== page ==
The South Korean director of Parasite, the darkly comic movie that won the top Palme d’Or prize at this year’s Cannes Film Festival, described his film on Tuesday as “a candid portrayal of the rich and the poor”.
Parasite is a wickedly humouros suspense movie about class struggles set in modern South Korea, following a down-on-its-luck family of four who worm their way into jobs in a wealthy household.
“I think we’re touching on courtesy toward human beings, human dignity. Whether one becomes parasitic, or symbiotic and coexistent in the best sense, I think might depend on how much courtesy one has toward human beings,” director Bong Joon-ho said in a press conference in Seoul.
The unanimous decision to award Parasite the top prize at Cannes on Saturday partly came down to its unexpected mash-up of genres, as the darkly comic tale doubles up as a thriller, with flashes of violence.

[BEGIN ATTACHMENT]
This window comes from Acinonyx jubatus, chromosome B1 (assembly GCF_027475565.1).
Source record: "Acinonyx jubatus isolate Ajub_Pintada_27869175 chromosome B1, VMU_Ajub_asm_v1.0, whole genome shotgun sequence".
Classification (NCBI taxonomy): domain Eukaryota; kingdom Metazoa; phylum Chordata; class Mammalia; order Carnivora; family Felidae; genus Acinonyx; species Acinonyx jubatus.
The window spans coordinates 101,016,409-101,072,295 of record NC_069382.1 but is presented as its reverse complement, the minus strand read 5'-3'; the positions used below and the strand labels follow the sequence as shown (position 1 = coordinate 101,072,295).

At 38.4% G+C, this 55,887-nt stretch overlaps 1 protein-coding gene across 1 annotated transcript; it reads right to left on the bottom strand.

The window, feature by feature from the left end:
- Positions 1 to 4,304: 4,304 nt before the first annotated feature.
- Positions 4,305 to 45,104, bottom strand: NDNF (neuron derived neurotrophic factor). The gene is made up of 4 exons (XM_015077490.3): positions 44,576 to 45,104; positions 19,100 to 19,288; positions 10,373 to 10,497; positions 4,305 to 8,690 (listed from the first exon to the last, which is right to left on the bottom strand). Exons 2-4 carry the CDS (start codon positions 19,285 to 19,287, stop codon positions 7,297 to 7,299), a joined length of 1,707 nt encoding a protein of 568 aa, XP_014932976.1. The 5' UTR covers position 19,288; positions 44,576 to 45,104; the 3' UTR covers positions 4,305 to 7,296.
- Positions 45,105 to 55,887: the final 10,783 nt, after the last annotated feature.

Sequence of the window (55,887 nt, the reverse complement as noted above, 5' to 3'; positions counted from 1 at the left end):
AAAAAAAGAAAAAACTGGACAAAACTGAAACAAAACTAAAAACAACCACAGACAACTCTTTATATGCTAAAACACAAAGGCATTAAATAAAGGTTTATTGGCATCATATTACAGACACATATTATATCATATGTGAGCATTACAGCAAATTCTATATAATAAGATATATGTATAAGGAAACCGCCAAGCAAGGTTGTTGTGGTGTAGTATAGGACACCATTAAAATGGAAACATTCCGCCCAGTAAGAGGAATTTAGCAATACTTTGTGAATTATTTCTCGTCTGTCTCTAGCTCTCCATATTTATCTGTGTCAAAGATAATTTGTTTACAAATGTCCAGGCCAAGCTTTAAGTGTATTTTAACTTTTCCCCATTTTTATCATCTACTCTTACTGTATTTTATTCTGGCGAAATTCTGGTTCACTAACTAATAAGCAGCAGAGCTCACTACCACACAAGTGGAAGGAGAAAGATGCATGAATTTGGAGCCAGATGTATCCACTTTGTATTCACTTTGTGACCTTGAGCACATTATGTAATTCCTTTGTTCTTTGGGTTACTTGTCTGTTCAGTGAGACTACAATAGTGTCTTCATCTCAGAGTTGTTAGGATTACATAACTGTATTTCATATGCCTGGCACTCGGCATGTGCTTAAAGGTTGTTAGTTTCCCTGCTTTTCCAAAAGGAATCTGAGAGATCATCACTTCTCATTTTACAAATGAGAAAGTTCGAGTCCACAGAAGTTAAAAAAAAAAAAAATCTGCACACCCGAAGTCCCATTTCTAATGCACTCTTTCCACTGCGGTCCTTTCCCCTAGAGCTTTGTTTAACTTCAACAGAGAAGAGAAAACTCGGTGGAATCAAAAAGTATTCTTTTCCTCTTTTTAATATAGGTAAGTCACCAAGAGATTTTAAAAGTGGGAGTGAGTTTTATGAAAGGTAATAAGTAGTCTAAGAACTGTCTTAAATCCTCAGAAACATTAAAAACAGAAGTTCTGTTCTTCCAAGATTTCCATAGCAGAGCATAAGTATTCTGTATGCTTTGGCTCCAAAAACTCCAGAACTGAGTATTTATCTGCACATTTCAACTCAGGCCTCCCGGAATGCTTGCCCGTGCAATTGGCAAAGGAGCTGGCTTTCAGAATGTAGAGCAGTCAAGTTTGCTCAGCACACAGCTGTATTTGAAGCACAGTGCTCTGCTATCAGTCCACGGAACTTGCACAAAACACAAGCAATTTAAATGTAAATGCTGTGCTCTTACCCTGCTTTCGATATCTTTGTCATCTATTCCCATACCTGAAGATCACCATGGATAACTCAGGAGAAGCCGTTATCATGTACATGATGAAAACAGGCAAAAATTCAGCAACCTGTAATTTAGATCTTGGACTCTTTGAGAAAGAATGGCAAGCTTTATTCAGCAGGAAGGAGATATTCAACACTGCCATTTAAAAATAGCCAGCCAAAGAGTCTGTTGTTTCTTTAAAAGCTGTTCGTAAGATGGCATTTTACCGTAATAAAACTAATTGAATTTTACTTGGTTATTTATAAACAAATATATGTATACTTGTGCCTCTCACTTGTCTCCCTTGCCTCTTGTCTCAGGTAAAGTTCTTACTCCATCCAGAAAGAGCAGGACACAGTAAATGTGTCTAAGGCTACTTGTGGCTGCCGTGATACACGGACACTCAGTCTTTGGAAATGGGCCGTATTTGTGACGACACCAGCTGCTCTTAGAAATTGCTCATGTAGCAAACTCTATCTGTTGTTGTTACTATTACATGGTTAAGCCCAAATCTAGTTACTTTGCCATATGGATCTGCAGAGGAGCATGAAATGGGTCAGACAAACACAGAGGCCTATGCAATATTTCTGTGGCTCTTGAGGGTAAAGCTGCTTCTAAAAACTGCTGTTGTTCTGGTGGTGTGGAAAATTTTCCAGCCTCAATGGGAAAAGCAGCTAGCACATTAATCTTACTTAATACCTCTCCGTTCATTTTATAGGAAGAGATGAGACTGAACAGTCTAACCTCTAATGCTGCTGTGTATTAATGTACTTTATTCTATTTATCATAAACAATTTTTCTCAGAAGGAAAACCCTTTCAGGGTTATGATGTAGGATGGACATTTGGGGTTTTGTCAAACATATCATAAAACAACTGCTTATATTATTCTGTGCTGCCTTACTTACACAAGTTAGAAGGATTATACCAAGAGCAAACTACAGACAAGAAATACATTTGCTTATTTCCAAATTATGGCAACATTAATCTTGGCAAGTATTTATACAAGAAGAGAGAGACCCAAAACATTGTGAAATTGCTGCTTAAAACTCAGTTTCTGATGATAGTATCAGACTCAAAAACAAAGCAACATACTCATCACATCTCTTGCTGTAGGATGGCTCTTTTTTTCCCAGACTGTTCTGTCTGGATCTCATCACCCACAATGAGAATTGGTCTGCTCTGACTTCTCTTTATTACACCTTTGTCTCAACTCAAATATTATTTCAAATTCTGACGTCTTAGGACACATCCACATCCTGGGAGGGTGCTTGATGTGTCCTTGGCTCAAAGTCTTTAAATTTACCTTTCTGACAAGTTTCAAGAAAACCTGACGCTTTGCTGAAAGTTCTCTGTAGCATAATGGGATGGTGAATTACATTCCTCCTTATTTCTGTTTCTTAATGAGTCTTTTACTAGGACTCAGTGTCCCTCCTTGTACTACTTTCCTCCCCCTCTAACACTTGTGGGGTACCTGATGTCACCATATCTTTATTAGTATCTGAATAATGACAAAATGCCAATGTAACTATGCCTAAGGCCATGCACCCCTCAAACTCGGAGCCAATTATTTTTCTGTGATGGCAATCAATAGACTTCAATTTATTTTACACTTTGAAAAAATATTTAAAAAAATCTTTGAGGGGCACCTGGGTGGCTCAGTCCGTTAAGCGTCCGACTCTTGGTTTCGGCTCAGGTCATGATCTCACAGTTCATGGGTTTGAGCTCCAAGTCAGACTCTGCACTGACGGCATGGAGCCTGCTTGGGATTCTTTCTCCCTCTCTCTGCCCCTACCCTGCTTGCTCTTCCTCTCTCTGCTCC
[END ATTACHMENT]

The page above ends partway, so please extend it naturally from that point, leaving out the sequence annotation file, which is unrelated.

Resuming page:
It was the first Palme d’Or at Cannes for a South Korean film.
Bong said he conceived and began writing Parasite in 2013, when he was filming the critically-acclaimed movie Snowpiercer starring Chris Evans and Tilda Swinton.
Both movies portray the rich and the poor, but instead of the science fiction setting of a train in Snowpiercer, Bong said he focused Parasite on two families – one poor, one rich – to show the wealth gap through “the most basic unit of our lives”.
“We all have families, but they’re all different,” he said.
Shares in the movie’s production company, Barunson Entertainment & Arts, extended gains to rise 20 percent on Tuesday from the previous day’s close, compared to a 1.9 percent gain in the junior KOSDAQ index.
Parasite opens in South Korea on May 30, in France on June 5 and in North America in November, distributor CJ ENM said on Tuesday.